Building on its individual commitment and global presence, IOM strengthens the capacities of its partners in government and civil society and sets operational standards to achieve sustainable results that will:
IOM has been working to counter the trafficking in persons since 1994. In this time, it has implemented more than 800 projects in over 100 countries, and has provided assistance to approximately 20,000 trafficked persons. Its primary aims are to prevent trafficking in persons, and to protect victims from the trade while offering them options of safe and sustainable reintegration and/or return to their home countries.
Prevention is better than cure, and IOM carries out information campaigns in both source and destination countries to educate the general public about trafficking in persons, encourage people to report suspected cases, and equip vulnerable populations with the information necessary to better protect themselves from the recruitment tactics of traffickers.
IOM's use of mass media ensures that the information reaches large populations quickly, while it also works with local media, such as community theatre, posters, and interpersonal communicative methods, to target particular populations with bespoke messages.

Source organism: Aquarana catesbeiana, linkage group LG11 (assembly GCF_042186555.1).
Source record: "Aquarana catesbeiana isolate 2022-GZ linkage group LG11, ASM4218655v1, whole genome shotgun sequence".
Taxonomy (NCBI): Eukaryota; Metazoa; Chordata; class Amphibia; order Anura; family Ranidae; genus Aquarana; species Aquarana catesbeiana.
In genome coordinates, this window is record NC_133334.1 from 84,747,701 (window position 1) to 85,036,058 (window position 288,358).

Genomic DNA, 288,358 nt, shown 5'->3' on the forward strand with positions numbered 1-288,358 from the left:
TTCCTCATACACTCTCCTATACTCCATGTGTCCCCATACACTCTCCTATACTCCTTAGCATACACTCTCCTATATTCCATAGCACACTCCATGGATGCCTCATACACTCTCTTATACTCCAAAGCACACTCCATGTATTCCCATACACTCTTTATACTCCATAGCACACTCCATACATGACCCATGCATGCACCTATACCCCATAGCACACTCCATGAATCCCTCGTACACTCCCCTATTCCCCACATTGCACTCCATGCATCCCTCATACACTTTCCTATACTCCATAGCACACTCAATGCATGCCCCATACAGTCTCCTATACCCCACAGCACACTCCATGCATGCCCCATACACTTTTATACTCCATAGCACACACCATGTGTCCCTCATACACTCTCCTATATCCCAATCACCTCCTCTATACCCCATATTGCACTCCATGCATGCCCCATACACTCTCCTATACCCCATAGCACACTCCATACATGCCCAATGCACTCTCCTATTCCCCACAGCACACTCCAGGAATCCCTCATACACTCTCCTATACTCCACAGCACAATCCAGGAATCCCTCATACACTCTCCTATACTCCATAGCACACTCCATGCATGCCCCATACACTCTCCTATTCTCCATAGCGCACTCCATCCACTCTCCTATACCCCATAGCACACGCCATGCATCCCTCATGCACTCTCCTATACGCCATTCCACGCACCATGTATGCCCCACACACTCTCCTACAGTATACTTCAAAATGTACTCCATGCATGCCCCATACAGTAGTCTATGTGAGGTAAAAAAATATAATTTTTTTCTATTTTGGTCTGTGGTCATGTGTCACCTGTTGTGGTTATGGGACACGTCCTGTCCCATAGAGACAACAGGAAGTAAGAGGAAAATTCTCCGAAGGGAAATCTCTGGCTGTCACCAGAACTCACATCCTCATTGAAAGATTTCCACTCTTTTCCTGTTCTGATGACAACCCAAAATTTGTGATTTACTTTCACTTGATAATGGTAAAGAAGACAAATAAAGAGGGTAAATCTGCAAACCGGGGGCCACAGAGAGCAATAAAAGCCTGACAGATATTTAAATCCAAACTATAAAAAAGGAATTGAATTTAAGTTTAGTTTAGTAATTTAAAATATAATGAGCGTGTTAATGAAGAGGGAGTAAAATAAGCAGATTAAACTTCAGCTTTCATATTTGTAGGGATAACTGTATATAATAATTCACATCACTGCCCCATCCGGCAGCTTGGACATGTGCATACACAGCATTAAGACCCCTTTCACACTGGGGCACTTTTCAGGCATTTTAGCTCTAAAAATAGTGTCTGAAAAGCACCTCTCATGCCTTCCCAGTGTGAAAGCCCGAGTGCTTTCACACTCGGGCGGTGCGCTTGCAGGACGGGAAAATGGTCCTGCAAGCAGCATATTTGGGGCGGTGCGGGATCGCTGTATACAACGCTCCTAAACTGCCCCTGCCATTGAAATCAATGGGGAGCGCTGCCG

IOM's technical cooperation activities build capacities of both government and civil society institutions to better address the challenges posed by human trafficking. This includes training non-governmental organizations and government officials, such as police, technical support in the development of counter-trafficking legislation, policies and procedures, and infrastructural upgrades.
IOM offers direct assistance to victims of trafficking in collaboration with its partners. This includes accommodation in places of safety, medical and psychosocial support, skills development and vocational training, reintegration assistance, and the options of voluntary, safe and dignified return to countries of origin, or resettlement to third countries in extreme cases.
IOM estimates that as many as one-third of trafficked persons are minors, and adheres to a policy of offering specialized protection to this most vulnerable group. All of IOM's counter-trafficking activities are developed and implemented within a framework centered on the well-being of the trafficked person.